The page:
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Managing Others

The ability to lead others is a trait sought after in all managers– that’s what the role calls for. Companies rely on managers to motivate and direct a team so that goals can be accomplished in successful and productive ways.

Managing Others is a competency that deals with how effectively a leader directs the activities of their team. The best leaders are encouraging, honest, and objective when dealing with their team, working through them to accomplish goals while holding everyone accountable for their tasks.

This group of scales that make up the Managing Others competency model are shown visually in an assessment report. Colors indicate whether or not a candidate falls in a preferred range for each scale.

Our Assess personality survey measures innate characteristics that affect how a manager persists and encourages their team to finish tasks and achieve objectives. Over thirty years of experience and research have shown that there are seven main attributes that play into a person’s ability for Managing Others.

  1. Assertiveness

    Overseeing a team requires a certain amount of assertiveness. This scale measures the tendency of a person to take initiative and make their presence felt, versus the personal preference to blend and remain in the background of a given situation.When potential managers fall on the low end of Assertiveness, it means they tend to be less outspoken or prefer remaining in the background. These people are seen as great listeners and easy to work with, but they might feel more anxiety when they need to stand their ground and direct others. Low assertiveness in a manager can lead to less effective performance, because these people are naturally less likely to make their voices heard and influence others.

    The high end of this scale represents leaders who demonstrate the confidence it takes to direct a team and drive results. People who fall on this end are more comfortable in a position that requires visibility and power, making it naturally easier for them to delegate tasks to a team and uphold a certain amount of dominance needed to take charge of an entire team. Highly assertive managers have a much easier time influencing others and making a strong impression on their team.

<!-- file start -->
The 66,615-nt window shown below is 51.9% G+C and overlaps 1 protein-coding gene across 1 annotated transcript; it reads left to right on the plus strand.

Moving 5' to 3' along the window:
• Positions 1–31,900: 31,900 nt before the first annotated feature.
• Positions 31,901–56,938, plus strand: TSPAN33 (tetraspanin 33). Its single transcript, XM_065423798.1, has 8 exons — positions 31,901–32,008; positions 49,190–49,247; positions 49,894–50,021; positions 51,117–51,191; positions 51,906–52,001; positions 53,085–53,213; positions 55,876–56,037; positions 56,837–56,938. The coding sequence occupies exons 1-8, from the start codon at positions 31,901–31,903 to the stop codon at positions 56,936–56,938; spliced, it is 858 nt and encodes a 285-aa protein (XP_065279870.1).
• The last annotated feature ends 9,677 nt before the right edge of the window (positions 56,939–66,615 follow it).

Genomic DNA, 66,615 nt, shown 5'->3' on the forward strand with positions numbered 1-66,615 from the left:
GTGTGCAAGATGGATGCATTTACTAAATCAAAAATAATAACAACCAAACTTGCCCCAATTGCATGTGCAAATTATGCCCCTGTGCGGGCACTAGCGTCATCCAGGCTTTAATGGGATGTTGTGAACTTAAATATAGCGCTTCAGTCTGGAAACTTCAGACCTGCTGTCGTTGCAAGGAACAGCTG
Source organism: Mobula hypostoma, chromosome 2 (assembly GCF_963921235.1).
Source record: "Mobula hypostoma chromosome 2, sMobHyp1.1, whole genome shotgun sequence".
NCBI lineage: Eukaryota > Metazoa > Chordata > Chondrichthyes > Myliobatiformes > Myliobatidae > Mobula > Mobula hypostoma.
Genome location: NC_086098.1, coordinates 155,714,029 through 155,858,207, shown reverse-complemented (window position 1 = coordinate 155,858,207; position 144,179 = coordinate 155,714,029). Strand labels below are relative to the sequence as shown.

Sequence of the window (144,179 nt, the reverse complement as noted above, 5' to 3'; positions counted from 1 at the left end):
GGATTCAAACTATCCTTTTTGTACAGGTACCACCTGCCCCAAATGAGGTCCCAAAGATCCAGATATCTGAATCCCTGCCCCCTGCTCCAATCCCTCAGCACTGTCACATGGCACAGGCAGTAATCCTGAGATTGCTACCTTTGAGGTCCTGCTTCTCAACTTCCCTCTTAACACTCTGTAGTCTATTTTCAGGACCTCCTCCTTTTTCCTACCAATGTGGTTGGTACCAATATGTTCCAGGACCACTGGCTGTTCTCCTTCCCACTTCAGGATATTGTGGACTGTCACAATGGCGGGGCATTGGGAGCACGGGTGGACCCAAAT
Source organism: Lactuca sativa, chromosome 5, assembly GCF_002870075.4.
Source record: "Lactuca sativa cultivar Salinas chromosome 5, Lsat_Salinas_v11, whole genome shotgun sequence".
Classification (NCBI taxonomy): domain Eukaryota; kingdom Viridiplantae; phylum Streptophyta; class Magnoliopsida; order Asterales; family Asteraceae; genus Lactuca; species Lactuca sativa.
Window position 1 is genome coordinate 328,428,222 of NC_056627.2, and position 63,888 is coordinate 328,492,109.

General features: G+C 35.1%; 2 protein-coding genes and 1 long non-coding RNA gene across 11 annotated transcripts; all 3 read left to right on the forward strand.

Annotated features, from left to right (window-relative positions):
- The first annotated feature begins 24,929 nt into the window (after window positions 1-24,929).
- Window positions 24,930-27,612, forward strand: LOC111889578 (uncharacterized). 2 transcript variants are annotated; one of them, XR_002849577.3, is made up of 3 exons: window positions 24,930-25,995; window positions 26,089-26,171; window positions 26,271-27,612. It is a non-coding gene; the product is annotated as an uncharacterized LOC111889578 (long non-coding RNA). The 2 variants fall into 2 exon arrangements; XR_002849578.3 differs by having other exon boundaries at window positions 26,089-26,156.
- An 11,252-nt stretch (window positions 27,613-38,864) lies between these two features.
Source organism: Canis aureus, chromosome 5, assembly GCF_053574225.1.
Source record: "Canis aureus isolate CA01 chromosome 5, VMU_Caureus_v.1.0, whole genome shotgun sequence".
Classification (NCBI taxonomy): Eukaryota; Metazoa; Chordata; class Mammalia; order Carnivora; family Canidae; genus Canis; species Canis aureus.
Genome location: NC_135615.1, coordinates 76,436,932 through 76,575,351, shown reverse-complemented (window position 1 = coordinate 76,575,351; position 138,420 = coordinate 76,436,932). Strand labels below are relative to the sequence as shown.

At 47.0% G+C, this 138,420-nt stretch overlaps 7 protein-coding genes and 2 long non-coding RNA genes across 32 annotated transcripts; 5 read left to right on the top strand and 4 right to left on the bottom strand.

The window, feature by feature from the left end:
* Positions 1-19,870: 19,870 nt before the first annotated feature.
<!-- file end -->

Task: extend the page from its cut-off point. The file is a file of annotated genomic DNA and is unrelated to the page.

2. Positive About People

    This scale measures how much or little trust and positivity a person has toward other people. Do you notice your managers acting overly-critical with their team? If so, you may be dealing with a leader who sways toward being more negative than what is ideal.People who fall on the low end of this scale are likely to be skeptical and overly cautious in trusting others. Managers on this end may fail to recognize the achievements of their team and are seen as difficult to please, holding a “nothing is ever good enough” type of attitude. They might be a hoverer, micromanaging those on the team because they lack faith in their coworkers.

    When a person lands on the higher end of this scale, they’re likely to focus on the positive attributes of people and are generally accepting of others. Managers here are good at developing their team, as they see mistakes as opportunities to learn and grow.

    You’ve probably noticed the yellow block at the end of this scale. Leaders who fall on the extreme right of Positive About People might overlook limitations in others and may give too many second chances to team members. Be on the lookout for these traits in managers at your company (they can always be developed and improved!).

  3. Need to be Liked

    The left side of this scale represents people who don’t place being liked by others as a high priority. When a person lands here, it doesn’t mean that they have absolutely no interest in being liked by others. Instead, if this manager is in a competitive situation with their team or other coworkers, they’ll likely focus on the personal gain of winning, even if it may mean that someone else has to lose out.The high end of this scale is also important to note. For this particular competency, a high need to be liked can also have its liabilities. When managers land here, it typically means they are approachable and likable; they show concern for others and are cooperative and accommodating. However, managers here may try too hard to make others like them. You may see traits of being too agreeable or a difficulty saying no. Managers scoring on the high end may also have difficulty providing direct feedback to others or communicating ‘tough’ messages.

    The best place for an employee who is in charge of managing others is in the middle of this scale. In this range, a leader isn’t so focused on others liking them to the point to where they wouldn’t stand their ground when their team might disagree with them, but also not so low that they argue and are overly-competitive.

  4. Sociability

    Sociability is an important trait for managers to have. Because they have a team to direct, a manager must be comfortable conversing with coworkers about issues, projects, and plans. Do you notice managers at your company working in silos and failing to communicate expectations to their team?When managers land on the low end of this scale, it means they prefer to work alone or in small teams, and may be uncomfortable working in large groups. People with this trait tend to avoid long amounts of time in social situations. Scoring low for this trait doesn’t mean a person dislikes people, but simply that they’d be more comfortable in smaller groups. These managers are more likely to shy away from networking events or conferences where they would have to speak in front of a group or interact with people with whom they are unfamiliar.